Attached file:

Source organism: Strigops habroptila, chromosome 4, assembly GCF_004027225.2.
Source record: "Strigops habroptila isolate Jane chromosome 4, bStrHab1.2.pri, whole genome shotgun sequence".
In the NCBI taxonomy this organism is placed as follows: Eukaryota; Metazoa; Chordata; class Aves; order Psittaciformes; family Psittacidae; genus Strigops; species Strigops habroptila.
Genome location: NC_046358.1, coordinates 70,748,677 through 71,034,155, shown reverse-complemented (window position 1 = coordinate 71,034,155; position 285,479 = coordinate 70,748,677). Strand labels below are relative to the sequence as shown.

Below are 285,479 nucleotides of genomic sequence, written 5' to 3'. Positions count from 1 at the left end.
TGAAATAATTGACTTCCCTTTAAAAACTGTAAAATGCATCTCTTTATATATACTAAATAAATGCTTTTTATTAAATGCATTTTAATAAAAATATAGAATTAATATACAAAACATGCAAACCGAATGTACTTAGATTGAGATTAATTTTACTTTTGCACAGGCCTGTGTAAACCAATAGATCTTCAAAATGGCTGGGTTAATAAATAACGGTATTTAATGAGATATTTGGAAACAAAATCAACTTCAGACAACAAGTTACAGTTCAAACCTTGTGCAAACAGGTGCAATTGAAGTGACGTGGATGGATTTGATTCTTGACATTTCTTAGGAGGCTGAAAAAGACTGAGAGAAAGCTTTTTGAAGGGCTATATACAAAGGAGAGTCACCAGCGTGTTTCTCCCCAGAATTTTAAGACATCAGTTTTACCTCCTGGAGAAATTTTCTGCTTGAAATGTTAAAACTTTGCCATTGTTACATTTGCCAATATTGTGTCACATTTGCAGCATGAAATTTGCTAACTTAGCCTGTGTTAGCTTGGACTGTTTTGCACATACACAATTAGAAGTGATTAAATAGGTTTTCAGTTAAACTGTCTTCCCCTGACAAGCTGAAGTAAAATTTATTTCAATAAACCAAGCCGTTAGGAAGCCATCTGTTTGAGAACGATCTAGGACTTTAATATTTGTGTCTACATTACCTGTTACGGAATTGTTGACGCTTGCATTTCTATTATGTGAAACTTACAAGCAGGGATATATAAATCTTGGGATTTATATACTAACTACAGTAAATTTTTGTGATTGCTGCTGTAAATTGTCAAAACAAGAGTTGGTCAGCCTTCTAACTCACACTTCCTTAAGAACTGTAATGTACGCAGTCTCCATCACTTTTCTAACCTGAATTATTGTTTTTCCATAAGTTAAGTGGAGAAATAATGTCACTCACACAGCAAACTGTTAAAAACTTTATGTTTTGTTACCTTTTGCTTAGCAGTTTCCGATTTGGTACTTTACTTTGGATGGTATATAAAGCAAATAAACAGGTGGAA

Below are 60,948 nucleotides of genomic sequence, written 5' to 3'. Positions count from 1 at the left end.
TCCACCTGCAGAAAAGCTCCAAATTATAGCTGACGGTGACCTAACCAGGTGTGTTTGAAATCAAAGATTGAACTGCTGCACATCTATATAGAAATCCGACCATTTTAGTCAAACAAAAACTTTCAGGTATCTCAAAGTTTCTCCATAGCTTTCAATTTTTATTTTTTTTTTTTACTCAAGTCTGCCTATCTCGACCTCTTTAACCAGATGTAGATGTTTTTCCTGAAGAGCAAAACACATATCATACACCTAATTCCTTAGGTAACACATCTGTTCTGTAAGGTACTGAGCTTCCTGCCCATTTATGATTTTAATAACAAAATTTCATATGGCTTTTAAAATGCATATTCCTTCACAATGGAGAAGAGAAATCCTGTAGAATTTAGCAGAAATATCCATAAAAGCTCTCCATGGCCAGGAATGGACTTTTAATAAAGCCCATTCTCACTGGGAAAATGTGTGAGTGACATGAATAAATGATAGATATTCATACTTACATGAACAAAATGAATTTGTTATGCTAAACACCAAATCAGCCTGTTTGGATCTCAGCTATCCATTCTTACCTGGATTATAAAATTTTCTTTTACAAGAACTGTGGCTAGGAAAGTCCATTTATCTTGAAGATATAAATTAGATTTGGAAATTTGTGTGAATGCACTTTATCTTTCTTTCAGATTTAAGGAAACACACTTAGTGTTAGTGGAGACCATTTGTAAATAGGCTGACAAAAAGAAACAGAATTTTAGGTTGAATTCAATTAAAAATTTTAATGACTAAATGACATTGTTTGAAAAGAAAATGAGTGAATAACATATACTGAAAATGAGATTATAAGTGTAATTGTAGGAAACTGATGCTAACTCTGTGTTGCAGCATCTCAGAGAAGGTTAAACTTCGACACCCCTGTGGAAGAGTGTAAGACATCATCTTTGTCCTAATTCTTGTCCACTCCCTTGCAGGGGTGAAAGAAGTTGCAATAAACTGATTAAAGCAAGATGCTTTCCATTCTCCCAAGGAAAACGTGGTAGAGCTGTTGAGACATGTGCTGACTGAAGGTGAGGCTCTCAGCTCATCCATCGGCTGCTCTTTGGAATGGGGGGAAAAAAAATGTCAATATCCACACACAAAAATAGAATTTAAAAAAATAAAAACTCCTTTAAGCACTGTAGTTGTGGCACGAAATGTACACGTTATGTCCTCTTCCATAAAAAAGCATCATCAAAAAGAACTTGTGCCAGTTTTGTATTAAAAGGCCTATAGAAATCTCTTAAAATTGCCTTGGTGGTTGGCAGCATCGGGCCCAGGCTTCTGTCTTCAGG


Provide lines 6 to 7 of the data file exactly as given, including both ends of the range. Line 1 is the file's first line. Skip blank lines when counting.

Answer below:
TGAAATAATTGACTTCCCTTTAAAAACTGTAAAATGCATCTCTTTATATATACTAAATAAATGCTTTTTATTAAATGCATTTTAATAAAAATATAGAATTAATATACAAAACATGCAAACCGAATGTACTTAGATTGAGATTAATTTTACTTTTGCACAGGCCTGTGTAAACCAATAGATCTTCAAAATGGCTGGGTTAATAAATAACGGTATTTAATGAGATATTTGGAAACAAAATCAACTTCAGACAACAAGTTACAGTTCAAACCTTGTGCAAACAGGTGCAATTGAAGTGACGTGGATGGATTTGATTCTTGACATTTCTTAGGAGGCTGAAAAAGACTGAGAGAAAGCTTTTTGAAGGGCTATATACAAAGGAGAGTCACCAGCGTGTTTCTCCCCAGAATTTTAAGACATCAGTTTTACCTCCTGGAGAAATTTTCTGCTTGAAATGTTAAAACTTTGCCATTGTTACATTTGCCAATATTGTGTCACATTTGCAGCATGAAATTTGCTAACTTAGCCTGTGTTAGCTTGGACTGTTTTGCACATACACAATTAGAAGTGATTAAATAGGTTTTCAGTTAAACTGTCTTCCCCTGACAAGCTGAAGTAAAATTTATTTCAATAAACCAAGCCGTTAGGAAGCCATCTGTTTGAGAACGATCTAGGACTTTAATATTTGTGTCTACATTACCTGTTACGGAATTGTTGACGCTTGCATTTCTATTATGTGAAACTTACAAGCAGGGATATATAAATCTTGGGATTTATATACTAACTACAGTAAATTTTTGTGATTGCTGCTGTAAATTGTCAAAACAAGAGTTGGTCAGCCTTCTAACTCACACTTCCTTAAGAACTGTAATGTACGCAGTCTCCATCACTTTTCTAACCTGAATTATTGTTTTTCCATAAGTTAAGTGGAGAAATAATGTCACTCACACAGCAAACTGTTAAAAACTTTATGTTTTGTTACCTTTTGCTTAGCAGTTTCCGATTTGGTACTTTACTTTGGATGGTATATAAAGCAAATAAACAGGTGGAA

Below are 60,948 nucleotides of genomic sequence, written 5' to 3'. Positions count from 1 at the left end.